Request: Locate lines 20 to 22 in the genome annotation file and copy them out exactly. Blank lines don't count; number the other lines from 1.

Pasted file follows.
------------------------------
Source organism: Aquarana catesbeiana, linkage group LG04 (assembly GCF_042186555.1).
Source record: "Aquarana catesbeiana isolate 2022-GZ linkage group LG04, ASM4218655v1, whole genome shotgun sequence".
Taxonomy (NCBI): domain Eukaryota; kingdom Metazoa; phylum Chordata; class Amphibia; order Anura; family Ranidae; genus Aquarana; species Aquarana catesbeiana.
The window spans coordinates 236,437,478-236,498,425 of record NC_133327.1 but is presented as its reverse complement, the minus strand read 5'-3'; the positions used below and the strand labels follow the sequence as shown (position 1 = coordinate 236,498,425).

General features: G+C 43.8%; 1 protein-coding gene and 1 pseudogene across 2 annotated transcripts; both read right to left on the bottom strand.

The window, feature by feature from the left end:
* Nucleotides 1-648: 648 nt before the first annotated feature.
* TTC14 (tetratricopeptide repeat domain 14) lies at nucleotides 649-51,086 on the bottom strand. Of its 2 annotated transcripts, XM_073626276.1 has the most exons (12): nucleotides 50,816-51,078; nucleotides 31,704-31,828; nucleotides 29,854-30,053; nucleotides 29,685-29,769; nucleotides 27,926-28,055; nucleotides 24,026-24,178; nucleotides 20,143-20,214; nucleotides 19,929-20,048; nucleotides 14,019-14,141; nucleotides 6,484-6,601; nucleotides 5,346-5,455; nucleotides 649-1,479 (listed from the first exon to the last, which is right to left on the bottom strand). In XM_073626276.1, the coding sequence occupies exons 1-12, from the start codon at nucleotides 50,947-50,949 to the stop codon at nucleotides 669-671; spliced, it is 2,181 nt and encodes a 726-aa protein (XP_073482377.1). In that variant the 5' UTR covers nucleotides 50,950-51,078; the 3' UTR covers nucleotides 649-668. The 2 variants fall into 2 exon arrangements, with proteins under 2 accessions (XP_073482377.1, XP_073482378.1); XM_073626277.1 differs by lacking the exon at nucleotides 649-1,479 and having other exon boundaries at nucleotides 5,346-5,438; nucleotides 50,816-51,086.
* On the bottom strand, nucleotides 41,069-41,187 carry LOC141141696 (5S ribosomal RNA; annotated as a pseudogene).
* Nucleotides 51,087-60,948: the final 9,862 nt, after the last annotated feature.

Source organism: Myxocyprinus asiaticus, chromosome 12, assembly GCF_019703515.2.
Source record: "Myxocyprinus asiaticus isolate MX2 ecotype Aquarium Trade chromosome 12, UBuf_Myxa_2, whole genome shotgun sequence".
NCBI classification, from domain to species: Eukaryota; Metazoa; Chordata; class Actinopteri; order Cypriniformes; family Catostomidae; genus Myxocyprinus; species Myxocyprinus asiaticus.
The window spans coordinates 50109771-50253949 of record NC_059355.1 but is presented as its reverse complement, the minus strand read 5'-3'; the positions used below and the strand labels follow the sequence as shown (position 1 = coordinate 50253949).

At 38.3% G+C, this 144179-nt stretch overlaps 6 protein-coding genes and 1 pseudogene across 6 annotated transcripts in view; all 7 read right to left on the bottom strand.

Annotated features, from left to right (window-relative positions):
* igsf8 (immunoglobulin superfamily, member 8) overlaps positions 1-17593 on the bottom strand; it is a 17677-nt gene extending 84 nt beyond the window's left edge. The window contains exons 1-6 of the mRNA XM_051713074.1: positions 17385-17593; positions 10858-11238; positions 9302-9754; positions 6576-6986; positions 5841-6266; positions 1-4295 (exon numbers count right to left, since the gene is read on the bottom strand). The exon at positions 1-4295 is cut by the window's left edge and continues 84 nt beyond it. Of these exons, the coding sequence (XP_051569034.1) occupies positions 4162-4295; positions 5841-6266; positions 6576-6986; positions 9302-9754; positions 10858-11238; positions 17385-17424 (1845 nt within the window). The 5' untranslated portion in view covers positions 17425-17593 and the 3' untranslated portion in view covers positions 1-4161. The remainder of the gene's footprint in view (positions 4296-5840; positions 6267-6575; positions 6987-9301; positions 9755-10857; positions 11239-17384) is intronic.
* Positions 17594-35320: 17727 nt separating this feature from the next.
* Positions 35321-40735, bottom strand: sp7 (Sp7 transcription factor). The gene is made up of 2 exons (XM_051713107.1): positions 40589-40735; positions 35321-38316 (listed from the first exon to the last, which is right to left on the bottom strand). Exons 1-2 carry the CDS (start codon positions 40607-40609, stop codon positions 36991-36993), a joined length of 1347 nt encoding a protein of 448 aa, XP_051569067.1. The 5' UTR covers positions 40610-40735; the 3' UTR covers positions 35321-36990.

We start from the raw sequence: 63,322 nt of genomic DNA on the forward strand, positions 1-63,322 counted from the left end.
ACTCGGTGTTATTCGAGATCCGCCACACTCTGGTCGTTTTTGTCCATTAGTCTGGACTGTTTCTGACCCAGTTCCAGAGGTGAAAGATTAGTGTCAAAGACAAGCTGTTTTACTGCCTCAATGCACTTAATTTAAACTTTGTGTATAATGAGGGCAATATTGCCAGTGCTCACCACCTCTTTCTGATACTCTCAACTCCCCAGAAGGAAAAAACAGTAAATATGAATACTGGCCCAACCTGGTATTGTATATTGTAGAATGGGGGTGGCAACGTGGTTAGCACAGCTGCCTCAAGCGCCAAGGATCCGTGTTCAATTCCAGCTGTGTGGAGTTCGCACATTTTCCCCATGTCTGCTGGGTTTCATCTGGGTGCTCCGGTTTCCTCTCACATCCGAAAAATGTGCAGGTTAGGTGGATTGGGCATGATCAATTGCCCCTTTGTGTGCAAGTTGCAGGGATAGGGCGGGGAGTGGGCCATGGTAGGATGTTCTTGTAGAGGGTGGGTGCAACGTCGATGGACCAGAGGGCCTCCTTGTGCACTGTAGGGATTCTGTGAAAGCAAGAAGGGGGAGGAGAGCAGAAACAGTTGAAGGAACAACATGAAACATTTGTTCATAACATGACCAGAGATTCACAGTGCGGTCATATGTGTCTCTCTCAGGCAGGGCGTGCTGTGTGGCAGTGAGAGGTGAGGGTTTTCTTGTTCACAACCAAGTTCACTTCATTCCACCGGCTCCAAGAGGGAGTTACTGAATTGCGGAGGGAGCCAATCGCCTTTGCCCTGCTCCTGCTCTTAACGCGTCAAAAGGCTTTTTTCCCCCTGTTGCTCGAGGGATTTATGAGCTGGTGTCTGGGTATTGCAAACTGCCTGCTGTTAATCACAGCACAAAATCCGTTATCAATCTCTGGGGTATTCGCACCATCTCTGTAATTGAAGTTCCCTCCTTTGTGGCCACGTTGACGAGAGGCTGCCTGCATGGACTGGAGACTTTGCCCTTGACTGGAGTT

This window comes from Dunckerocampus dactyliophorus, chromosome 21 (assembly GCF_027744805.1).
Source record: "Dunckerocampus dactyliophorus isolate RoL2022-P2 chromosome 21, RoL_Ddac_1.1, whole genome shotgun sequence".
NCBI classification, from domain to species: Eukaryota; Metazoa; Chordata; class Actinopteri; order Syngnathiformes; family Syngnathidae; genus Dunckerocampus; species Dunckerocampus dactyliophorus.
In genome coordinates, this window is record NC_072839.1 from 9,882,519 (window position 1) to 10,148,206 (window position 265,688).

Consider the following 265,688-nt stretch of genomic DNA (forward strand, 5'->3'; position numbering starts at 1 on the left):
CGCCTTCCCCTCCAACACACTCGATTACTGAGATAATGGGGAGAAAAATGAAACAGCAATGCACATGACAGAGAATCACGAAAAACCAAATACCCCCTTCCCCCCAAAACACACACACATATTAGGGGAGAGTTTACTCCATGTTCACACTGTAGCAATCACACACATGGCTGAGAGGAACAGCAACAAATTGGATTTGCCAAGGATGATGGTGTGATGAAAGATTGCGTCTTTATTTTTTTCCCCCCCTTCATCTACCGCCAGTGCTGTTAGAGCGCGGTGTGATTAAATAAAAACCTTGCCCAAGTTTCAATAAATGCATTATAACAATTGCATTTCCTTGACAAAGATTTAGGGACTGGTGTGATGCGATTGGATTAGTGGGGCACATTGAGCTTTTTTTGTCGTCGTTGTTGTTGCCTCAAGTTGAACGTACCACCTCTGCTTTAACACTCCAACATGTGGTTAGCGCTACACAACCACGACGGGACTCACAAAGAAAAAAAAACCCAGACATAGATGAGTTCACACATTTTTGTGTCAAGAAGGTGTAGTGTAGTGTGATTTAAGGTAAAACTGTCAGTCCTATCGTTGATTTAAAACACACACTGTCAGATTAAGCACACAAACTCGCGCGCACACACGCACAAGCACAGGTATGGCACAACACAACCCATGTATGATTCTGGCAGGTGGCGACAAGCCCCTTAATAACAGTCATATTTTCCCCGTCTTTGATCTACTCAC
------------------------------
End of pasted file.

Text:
We start from the raw sequence: 63,322 nt of genomic DNA on the forward strand, positions 1-63,322 counted from the left end.
ACTCGGTGTTATTCGAGATCCGCCACACTCTGGTCGTTTTTGTCCATTAGTCTGGACTGTTTCTGACCCAGTTCCAGAGGTGAAAGATTAGTGTCAAAGACAAGCTGTTTTACTGCCTCAATGCACTTAATTTAAACTTTGTGTATAATGAGGGCAATATTGCCAGTGCTCACCACCTCTTTCTGATACTCTCAACTCCCCAGAAGGAAAAAACAGTAAATATGAATACTGGCCCAACCTGGTATTGTATATTGTAGAATGGGGGTGGCAACGTGGTTAGCACAGCTGCCTCAAGCGCCAAGGATCCGTGTTCAATTCCAGCTGTGTGGAGTTCGCACATTTTCCCCATGTCTGCTGGGTTTCATCTGGGTGCTCCGGTTTCCTCTCACATCCGAAAAATGTGCAGGTTAGGTGGATTGGGCATGATCAATTGCCCCTTTGTGTGCAAGTTGCAGGGATAGGGCGGGGAGTGGGCCATGGTAGGATGTTCTTGTAGAGGGTGGGTGCAACGTCGATGGACCAGAGGGCCTCCTTGTGCACTGTAGGGATTCTGTGAAAGCAAGAAGGGGGAGGAGAGCAGAAACAGTTGAAGGAACAACATGAAACATTTGTTCATAACATGACCAGAGATTCACAGTGCGGTCATATGTGTCTCTCTCAGGCAGGGCGTGCTGTGTGGCAGTGAGAGGTGAGGGTTTTCTTGTTCACAACCAAGTTCACTTCATTCCACCGGCTCCAAGAGGGAGTTACTGAATTGCGGAGGGAGCCAATCGCCTTTGCCCTGCTCCTGCTCTTAACGCGTCAAAAGGCTTTTTTCCCCCTGTTGCTCGAGGGATTTATGAGCTGGTGTCTGGGTATTGCAAACTGCCTGCTGTTAATCACAGCACAAAATCCGTTATCAATCTCTGGGGTATTCGCACCATCTCTGTAATTGAAGTTCCCTCCTTTGTGGCCACGTTGACGAGAGGCTGCCTGCATGGACTGGAGACTTTGCCCTTGACTGGAGTT

This window comes from Dunckerocampus dactyliophorus, chromosome 21 (assembly GCF_027744805.1).